As the WAC cycle continues through the first cleaning stage 120, the light intensity (OES intensity) of the excited particles decreases with time, as indicated by trace 100 in both FIGS. 2 and 3. The horizontal line denoted by numeral 160 in FIGS. 2 and 3, identifies a predetermined OES intensity threshold level (e.g., about 2500) which equates to a peeled particle density that has been determined experimentally to be the upper limit of “normal”. OES intensities below the OES intensity threshold level 160 equate to peeled particle densities within the chamber that are considered normal and OES intensities above the OES intensity threshold level 160 equate to peeled particle densities within the chamber that are considered abnormal. FIG. 2 demonstrates a normal chamber condition because the OES intensity value of the excited particles, as may be measured about half-way through the duration of the first cleaning stage 120 of the WAC cycle (broken vertical line intersecting trace 100 at point 150), is below the predetermined OES intensity threshold level 160. Thus, the quantity or density of particles peeling from the interior wall or walls of the reaction chamber is considered to be normal. On the other hand, FIG. 3 demonstrates an abnormal chamber condition because the measured OES intensity value is at or above the predetermined threshold (horizontal line 160), at about the half-way point 250 of the first cleaning stage 120 of the WAC cycle. Thus, the quantity or density of particles peeling from the interior chamber wall(s) is considered abnormal. When an abnormal condition is detected, the operator will not process any more wafers in the reaction chamber until maintenance cleaning is performed on the chamber.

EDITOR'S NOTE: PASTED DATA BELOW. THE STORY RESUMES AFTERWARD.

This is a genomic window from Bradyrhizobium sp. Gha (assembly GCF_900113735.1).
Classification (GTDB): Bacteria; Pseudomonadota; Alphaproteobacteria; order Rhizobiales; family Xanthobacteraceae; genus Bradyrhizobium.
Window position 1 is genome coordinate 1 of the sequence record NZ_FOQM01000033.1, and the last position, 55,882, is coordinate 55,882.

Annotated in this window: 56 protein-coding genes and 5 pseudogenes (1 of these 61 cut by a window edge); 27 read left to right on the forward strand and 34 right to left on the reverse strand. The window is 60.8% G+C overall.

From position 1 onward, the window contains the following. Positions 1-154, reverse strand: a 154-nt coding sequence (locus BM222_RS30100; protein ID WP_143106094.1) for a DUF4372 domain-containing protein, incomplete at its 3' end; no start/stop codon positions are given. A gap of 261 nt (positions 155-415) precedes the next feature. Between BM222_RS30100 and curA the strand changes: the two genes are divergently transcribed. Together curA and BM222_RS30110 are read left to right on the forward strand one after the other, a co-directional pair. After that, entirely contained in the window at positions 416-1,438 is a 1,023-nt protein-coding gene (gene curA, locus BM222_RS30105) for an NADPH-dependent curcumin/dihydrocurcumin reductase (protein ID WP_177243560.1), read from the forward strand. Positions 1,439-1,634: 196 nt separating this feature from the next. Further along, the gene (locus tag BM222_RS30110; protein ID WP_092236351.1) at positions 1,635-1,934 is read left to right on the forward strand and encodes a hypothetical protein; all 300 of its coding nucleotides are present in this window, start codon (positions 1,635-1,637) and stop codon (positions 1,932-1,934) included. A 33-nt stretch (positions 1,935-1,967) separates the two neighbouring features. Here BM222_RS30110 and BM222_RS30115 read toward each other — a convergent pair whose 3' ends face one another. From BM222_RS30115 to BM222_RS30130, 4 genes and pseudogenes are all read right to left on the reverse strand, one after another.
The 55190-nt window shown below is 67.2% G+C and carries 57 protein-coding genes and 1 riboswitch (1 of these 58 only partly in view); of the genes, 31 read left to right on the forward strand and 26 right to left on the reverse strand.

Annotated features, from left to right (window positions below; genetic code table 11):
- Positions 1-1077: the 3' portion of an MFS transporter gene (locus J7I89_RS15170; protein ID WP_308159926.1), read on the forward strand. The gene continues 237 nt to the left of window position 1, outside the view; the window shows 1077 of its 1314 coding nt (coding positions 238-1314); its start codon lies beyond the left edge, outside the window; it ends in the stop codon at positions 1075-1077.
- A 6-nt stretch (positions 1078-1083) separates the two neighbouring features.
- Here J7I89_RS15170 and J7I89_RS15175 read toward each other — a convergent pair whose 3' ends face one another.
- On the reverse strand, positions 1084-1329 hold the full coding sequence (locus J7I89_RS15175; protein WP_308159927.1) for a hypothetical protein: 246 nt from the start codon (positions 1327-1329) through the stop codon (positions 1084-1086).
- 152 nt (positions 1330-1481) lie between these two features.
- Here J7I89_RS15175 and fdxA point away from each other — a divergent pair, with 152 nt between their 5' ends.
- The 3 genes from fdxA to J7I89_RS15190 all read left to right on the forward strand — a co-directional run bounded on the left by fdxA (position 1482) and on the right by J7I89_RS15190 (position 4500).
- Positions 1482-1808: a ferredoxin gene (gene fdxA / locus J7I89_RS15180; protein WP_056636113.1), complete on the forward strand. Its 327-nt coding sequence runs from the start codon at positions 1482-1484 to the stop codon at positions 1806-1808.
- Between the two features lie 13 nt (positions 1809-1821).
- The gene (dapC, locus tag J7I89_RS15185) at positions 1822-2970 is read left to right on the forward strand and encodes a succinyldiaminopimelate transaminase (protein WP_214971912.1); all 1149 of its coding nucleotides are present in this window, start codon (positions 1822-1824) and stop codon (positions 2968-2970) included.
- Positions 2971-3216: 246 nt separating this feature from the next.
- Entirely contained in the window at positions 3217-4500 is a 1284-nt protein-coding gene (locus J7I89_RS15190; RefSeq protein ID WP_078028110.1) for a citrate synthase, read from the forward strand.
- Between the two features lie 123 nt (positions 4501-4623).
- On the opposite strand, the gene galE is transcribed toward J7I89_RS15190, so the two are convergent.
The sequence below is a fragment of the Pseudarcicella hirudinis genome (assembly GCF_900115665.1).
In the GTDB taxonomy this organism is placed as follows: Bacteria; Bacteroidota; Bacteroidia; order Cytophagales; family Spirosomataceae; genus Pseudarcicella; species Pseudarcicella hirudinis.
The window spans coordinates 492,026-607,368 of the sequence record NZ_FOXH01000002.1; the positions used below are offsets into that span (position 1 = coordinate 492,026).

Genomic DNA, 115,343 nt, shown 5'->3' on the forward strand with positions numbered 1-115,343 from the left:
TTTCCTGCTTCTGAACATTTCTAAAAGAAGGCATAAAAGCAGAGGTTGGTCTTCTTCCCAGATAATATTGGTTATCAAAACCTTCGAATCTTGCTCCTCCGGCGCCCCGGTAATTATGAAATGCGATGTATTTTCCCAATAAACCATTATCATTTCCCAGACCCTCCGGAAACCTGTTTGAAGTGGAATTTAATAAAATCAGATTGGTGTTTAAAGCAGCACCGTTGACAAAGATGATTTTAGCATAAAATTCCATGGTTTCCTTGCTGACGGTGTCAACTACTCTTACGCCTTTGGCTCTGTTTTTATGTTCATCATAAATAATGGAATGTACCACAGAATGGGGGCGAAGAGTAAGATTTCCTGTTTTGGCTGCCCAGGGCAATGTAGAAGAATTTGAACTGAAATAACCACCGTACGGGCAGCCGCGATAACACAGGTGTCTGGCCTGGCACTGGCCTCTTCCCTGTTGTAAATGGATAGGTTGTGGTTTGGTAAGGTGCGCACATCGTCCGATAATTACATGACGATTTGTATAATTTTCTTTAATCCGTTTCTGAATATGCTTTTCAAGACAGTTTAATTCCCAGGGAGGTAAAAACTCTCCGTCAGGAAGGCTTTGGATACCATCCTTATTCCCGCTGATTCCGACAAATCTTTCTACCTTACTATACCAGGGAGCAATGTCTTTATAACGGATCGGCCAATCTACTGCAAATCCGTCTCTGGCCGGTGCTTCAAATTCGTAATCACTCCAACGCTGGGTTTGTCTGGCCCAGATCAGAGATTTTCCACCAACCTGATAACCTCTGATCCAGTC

One of ordinary skill in the art will recognize that OES may be performed during one or more other stages of the WAC cycle which operate to excite peeling particles in the chamber in a manner that can be monitored with OES. The OES intensity value of the excited particles, may also be measured at other times (other than at the half-way point) during the WAC cycle stage. In one illustrative embodiment, the spectrometer may be set to monitor light having a wavelength of about 703 nanometers, and the corresponding predetermined OES intensity threshold level or value may be about 2500. In other embodiments, the spectrometer may be set to monitor light having other wavelengths, depending upon the composition of the peeling reaction by-product film, and the predetermined OES intensity threshold may be set according to different product yield requirements and specifications. Further, it is contemplated that the OES method of the invention may be applicable to other types of semiconductor fabrication equipment, such polysilicon deposition chambers, to determine the relationship between abnormal/normal chamber conditions and OES intensity.